Q&A: What should I do about my baby's birthmark?
I have a nine-month-old baby girl. She is quite healthy and smart, but she has a something called a hemangiomas. My pediatrician says that it's a kind of birthmark, which is common in some babies. He says that it's a concentration of blood capillaries, just under the skin. This birthmark has become infected, and looks quite scary. She screams and yells when we change her, or if someone accidentally touches that area. Can you suggest a remedy?
Hemangiomas are a type of birthmark that are composed of blood vessels and can appear on virtually any area of the body. The vast majority of what you are describing are either called strawberry or cavernous hemangiomas. Rarely, this type of lesion could be a more serious vascular malformation. Your doctor would need to ascertain that.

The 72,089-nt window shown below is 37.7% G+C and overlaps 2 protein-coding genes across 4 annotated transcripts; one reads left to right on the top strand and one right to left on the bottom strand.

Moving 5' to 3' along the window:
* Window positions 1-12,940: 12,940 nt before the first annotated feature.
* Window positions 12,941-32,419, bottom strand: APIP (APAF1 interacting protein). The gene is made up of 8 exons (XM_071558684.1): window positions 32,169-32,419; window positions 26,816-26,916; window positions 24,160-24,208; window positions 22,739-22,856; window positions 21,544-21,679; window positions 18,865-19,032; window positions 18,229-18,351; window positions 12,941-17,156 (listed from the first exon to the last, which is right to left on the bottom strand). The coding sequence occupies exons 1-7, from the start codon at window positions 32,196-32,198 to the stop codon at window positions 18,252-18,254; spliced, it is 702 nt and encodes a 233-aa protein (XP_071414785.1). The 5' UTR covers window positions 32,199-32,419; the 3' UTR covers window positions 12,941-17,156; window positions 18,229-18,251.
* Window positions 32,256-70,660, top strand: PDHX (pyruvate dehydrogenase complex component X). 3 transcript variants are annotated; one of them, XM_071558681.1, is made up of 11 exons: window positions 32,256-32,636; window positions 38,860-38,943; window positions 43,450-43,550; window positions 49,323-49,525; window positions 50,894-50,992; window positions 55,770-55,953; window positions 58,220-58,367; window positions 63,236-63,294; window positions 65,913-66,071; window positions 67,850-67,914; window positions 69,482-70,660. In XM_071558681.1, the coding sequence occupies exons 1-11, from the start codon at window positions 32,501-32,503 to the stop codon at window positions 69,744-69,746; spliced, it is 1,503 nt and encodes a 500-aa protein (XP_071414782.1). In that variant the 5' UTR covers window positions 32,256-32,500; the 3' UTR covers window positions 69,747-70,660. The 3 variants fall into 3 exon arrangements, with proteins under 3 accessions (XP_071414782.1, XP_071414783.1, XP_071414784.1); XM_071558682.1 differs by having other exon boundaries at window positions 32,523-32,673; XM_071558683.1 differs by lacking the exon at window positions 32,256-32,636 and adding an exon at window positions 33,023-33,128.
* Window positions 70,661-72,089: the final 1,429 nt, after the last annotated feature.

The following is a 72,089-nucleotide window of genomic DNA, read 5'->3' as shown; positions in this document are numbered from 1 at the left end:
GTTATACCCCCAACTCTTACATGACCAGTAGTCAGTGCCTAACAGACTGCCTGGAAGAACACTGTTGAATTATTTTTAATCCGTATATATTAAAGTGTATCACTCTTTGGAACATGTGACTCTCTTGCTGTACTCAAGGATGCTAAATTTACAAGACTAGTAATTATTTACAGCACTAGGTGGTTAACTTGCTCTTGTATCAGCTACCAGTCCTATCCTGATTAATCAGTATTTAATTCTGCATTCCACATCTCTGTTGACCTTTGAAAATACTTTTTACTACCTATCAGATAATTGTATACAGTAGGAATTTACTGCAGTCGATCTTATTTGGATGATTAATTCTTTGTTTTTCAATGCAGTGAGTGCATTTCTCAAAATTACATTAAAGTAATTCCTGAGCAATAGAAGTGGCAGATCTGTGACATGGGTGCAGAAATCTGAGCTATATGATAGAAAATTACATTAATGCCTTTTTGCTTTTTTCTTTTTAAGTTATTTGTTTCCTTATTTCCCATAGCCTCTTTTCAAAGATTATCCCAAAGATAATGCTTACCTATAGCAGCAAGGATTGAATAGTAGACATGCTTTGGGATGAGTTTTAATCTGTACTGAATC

Assuming that this is a strawberry or cavernous hemangioma, the natural history is well known. These usually grow rapidly during the first months of life but stop growing, usually by one year. After this, they begin a shrinking process and many are completely gone between the ages of two and five. Cavernous lesions tend to be bigger, but 90 percent of these are barely visible by the age of nine.
Knowing the favorable outcome with no treatment, it is generally recommended to treat only those angiomas that impinge upon eyes or mouths or throats, where they prevent the normal function of the body. Another reason to treat would be if it was very large or if it were repeatedly getting traumatized leading to bleeding or infection. Treatments include surgery, instilling agents into the hemangioma that choke off the vessels or pulse laser treatments.
Please rest assured though that nothing you did or didn’t do during pregnancy caused your daughter to get this problem.